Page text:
I've had my nose to the grindstone this week--or, more literally, to the computer and google. I'm writing that children's book (4th grade) on global women's rights. There's an enormous amount of really good material, from respectable sources, on the web, but it's problematic for that age group. So many of the issues surrounding women's rights, or the lack thereof, are sexually laden. How do you talk to four-year-olds about genital mutilation? Rape? I find myself sitting and wondering what Maddie knows, if anything, of the word--and the concept--of rape. But I'm sure not going to call and ask her. I emailed her mom to inquire about the website about Chinese girls in orphanages, and she reminded me that it's www.halfthesky.org. It will break your heart, but it's worth checking out. Half the Sky is a foundation that tries to see that there is a loving, caring adult in the life of each child in an orphanage in China--they have programs for various age children, and a village for children with special needs. Of the tens of thouands of children in Chinese orphanages, 95% are girls--infant girls are found abandoned in doorways, on park benches, in market squares. Always a small wrapped bundle. It's mostly because of China's one-baby rule, which is sporadically enforced--but where it is liable to be enforced, families prefer a male child. If you check out the website, you can also contribute. Mel also pointed me to a book, The Lost Daughters of China, which I intend to read, but not until I finish this assignment.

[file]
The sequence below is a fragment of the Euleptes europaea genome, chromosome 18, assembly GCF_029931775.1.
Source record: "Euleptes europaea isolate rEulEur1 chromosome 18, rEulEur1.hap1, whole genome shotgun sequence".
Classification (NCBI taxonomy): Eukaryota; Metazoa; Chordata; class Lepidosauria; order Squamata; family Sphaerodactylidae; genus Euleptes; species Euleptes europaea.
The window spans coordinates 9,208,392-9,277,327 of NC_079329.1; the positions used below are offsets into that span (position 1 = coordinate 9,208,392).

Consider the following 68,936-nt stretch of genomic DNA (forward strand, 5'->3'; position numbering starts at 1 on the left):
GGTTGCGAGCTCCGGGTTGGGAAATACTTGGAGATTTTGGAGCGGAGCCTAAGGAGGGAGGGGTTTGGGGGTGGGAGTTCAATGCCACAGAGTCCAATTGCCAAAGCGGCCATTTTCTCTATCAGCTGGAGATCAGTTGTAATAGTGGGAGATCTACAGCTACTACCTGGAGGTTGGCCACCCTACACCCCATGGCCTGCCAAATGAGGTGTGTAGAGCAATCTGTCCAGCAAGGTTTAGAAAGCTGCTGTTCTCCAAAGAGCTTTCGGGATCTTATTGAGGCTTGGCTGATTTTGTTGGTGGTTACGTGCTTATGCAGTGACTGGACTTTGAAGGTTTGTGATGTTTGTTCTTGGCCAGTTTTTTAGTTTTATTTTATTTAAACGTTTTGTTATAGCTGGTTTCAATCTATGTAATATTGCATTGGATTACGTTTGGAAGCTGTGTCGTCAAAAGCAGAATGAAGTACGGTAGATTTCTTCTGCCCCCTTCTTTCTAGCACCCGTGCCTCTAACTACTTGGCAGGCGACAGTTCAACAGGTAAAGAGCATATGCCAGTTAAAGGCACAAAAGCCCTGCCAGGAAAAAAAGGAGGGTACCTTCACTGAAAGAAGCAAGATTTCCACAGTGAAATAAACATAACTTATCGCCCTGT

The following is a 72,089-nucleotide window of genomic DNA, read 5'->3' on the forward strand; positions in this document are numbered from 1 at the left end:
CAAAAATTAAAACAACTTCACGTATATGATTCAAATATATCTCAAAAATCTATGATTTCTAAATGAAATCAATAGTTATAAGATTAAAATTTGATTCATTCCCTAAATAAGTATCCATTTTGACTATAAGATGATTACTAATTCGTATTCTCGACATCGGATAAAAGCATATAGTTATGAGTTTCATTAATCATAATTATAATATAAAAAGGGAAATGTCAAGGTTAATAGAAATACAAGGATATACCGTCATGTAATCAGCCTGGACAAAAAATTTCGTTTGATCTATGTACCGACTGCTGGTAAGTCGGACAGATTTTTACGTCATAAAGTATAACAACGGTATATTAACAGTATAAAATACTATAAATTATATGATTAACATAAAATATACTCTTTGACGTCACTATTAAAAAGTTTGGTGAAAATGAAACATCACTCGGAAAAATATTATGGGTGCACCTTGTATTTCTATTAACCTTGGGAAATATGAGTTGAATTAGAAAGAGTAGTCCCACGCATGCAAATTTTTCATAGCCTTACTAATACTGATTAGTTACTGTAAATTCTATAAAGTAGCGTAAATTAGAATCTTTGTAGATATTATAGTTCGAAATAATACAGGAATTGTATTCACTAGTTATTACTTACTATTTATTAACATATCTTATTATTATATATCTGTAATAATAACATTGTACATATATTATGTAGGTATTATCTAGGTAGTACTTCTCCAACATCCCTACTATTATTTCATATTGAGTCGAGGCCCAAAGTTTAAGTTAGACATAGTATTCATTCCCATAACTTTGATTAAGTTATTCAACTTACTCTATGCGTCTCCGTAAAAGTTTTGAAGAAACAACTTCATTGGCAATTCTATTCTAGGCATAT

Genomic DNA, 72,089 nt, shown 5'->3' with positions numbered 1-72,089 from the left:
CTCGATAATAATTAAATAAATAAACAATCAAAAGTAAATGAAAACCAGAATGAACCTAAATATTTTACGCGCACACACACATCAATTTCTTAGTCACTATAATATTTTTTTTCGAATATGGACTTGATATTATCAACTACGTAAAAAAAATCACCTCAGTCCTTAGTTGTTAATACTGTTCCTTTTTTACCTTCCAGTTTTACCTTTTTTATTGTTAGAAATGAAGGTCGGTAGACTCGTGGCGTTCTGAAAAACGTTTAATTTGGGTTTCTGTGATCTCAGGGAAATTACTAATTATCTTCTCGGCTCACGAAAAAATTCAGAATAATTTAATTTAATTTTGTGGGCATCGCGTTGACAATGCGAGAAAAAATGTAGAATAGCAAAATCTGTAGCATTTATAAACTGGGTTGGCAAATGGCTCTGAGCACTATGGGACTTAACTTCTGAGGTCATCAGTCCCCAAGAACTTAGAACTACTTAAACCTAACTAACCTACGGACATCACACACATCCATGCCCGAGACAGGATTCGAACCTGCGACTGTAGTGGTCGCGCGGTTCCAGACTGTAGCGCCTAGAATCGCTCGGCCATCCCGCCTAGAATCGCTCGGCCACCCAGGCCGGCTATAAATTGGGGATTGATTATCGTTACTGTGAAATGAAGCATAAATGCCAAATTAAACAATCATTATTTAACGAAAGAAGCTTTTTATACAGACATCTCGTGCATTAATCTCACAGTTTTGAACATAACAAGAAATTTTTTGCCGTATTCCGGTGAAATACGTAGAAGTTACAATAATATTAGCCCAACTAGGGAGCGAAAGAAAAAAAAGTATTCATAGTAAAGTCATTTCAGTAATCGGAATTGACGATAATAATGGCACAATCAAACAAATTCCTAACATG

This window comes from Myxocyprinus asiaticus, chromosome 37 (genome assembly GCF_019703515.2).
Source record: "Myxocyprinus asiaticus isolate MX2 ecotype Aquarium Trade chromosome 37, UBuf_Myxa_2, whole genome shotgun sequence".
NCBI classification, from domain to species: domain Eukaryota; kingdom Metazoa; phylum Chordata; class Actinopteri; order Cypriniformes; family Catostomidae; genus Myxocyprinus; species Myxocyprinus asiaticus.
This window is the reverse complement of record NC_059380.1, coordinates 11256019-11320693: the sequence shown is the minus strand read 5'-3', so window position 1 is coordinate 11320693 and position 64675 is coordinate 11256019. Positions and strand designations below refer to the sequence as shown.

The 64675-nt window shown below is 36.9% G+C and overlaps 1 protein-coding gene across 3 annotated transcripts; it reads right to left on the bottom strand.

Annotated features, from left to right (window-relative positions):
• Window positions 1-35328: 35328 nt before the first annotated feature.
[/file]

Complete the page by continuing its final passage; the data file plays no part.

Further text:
The manuscript is due September 7, which isn't all that far away, and I have company for three days next week, then an overnight trip to Houston, and two days at sales meetings in Buffalo Gap. Should be fun to stay in a b&b in Buffalo Gap, a kind of funky town with a hstoric re-creation, just outside Abilene. It has a much talked-of steakhouse, Perini's, and I understand they're going to open for lunch just for our group. I've used the recipe for Perini's steak rub for years, and so am glad for the chance to eat there. It's been on my "want to" list for years.
I did take time to go to dinner with Betty last night--to Chef Pointe, a restaurant that started in an old gas station and drew raves for its gourmet Italian dishes. We went to Chef Pointe II, a stone-and-wood-interior restaurant obviously previously occupied by someone else, and had stuffed mushrooms and chicken scallopini--good but oh so rich. I had a bit of the noodles and sauce for dinner again tonight.
And I'm looking forward to the visit from longtime friends Martha and Dick Andersen of Omaha. We all knew each other forty-some years ago in Missouri and have kept in touch, visited occasionally over the year. They are, to me, an example of how much eaiser email makes it to keep old friendships alive--when we could only talk by phone, it was very occasionally; but now we're in email contact once every month or so. I'm busy planning where to take them, what to do, where to eat. The highlight will be a trip to John's ranch, though he called today to warn that it's going to be really really hot and we should come in the morning. We'll see how it works out. Not only will I enjoy their company--and some lazy porch sitting and talking--but I get to miss work and just drop by occasionally.
So until they arrive Sunday night, my nose is in google, though I'll take a chunk of Sunday to fix what I call dinner al fresco--a basket with small servings of salmon, grilled chicken, tiny lamb chops, and various veggies such as cobbettes of corn, cherry tomatoes, etc., and maybe deviled eggs. It's a fun meal to serve. Tomorrow, I'll go to two groceries--mostly our wonderful Central Market--to collect what I need.
I wish for each of you a lovely day every day.